5 UX Best Practices: Responsive Design

The benefits of responsive design

Illustration of a man communicating on the responsive tablet version of a websiteIllustration of a woman communicating on the responsive computer version of a website

Did you know that designing the same site for different platforms increases traffic?

Responsive design is smart design. Globally, 56 percent of internet traffic comes from mobile users. Desktop users take up 42 percent, and the remaining usage comes from tablet users. Responsive, mobile-first design practices can help to get your website working on different devices. However, formatting the size of text and elements may not be enough to make your website responsive. You may need to dig deeper by evaluating the responsiveness of the user experience to make your website easier to use.

Responsiveness in web design is an approach that considers the user experience on multiple platforms. Essentially, this approach responds to the users’ behavior, environment and platform.

When a desktop website gets translated into a mobile website, you will often see a truncated form of the navigation. Typically, it’s presented as a drawer menu or a dropdown hamburger menu. This means that all the information available on a desktop screen is not immediately seen on mobile or tablet. It remains hidden on tablet or mobile unless the user scrolls. Due to the smaller size of the screen, it takes more gestures to get through all the information. This creates more work for them to access what they want.

Keeping all the same information displayed across all devices can use up a lot of space on smaller screens. Consider chunking information into smaller groups and allow for more visual space to highlight key information.

Elements that require a click on desktop can be hard to use on tablet and mobile.

Customers may complain about the accessibility of certain elements. While a button may be clickable on the desktop website, it might be harder to push on tablet and mobile due to the small size. It could also be effected by its proximity to other elements. Conversely, if the element is too big it can cover vital information or take up space that could be used more efficiently.

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It is true that the recommended minimum size for buttons on mobile devices is 44px by 44px. However, it is best to test the size with the potential or existing customer base. Elements should be large enough to use but not so large that it interferes with the user’s browsing experience. This relieves the frustrations of users with physical disabilities that make gesturing difficult on a small, cramped space.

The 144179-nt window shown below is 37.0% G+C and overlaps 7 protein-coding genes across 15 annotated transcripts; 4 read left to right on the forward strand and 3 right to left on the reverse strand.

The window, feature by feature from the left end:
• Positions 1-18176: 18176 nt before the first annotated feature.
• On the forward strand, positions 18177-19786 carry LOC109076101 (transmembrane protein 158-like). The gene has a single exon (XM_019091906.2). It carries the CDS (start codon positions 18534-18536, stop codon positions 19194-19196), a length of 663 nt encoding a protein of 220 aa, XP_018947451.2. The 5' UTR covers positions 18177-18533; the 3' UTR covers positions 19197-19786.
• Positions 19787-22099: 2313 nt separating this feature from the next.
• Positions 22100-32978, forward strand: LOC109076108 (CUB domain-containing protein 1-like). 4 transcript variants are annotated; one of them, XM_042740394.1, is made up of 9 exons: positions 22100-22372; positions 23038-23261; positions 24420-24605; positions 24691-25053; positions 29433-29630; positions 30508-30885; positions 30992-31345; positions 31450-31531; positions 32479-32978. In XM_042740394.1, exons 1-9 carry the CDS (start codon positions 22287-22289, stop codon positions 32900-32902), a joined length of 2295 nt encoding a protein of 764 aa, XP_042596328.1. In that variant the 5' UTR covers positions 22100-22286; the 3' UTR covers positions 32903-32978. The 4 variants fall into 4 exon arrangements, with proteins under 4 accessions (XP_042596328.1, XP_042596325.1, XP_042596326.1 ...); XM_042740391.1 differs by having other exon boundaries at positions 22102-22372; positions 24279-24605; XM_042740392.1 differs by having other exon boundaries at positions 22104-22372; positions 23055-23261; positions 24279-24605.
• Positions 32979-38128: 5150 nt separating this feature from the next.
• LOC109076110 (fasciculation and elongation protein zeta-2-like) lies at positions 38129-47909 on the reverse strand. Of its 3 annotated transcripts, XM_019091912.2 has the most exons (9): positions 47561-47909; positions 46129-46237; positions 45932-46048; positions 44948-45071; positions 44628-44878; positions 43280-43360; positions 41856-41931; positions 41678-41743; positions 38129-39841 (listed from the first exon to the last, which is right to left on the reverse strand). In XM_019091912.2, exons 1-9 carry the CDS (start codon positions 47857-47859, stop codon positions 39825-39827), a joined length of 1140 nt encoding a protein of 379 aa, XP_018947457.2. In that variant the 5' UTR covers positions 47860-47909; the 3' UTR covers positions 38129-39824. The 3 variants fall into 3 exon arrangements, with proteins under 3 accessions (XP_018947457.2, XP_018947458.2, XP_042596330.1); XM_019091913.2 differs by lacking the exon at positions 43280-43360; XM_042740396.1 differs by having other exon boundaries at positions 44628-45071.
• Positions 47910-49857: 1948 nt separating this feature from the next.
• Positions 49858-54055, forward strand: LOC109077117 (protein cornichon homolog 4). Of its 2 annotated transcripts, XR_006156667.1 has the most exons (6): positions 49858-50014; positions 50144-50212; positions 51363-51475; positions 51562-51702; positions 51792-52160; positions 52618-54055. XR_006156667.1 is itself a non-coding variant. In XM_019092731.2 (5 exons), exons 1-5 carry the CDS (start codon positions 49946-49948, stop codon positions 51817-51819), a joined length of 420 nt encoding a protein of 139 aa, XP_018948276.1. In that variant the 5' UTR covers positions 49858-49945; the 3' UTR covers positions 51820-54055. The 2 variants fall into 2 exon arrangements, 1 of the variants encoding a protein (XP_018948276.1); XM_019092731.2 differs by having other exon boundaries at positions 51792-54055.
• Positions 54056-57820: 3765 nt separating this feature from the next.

Thoughtful component placement can keep the user experience seamless on all devices.

Placing menus at the top of a screen is an easy design choice for keeping a consistent visual look on a desktop website. With that said, users often feel more comfortable when they can access a menu with one hand on mobile.

For example, if the customer is right-handed, making them switch hands or use both hands to access creates unnecessary complexity. On the other hand, designing purely for right-handed individuals means excluding left-handed users from enjoying the benefits of a more streamlined design.

Designing for one-handed use means allowing important elements to shift their position for easier access for the user’s dominant hand. This shows a dedication to the customer’s comfort while browsing your website.

Mobile versions of websites can be more helpful than desktop counterparts when a customer has a disability.

An example would be when a user with visual impairments use voice commands that are easier to access on the phone. Additionally, hearing impaired users can utilize apps that add closed captions and alt text to visual media.

If your website is not designed to be accessible across all devices, you may turn away customers that prefer to use one device over another because of their disabilities.” – Standard Beagle

Keep in mind that websites can be made more accessible through a number of ways. In particular, creating larger elements to interact with, adding the option for larger text, and finding ways to add alt text to visual elements can make your website more user-friendly for your customer base.

It is important to consider how the user will be interacting with your product, then design for that experience.

When thinking about your customer’s needs, you may need to invest more time into one platform. Although it’s helpful to have a responsive website, you may benefit from focusing on the platform with the most traffic. You can save time and energy by understanding your users rather than dividing your resources equally for every iteration.

For example, if your target audience is young mothers on the go, they won’t have as much of a need for a desktop website. Therefore, it may make more sense to focus more closely on the mobile version of this site. The same strategy may not apply to a product for an entire company rather than an individual. An office worker who would rather not take their work with them on their personal devices will not want an optimized mobile view.

It is beneficial to understand the target audience. Research their internet usage habits and focus on how you might best meet their needs.

Responsive design can significantly increase the amount of traffic you can get on your website.

However, just creating a more truncated version of the desktop site for mobile or tablet doesn’t mean each version of your site will work the same. Allow for thorough research on your users’ internet browsing habits and testing prototypes to direct development.

By understanding both your users’ needs and when, where, why, and how people use their phone, desktop or laptop computer, or tablet, you design empathetically and efficiently.

Learn more by checking out these resources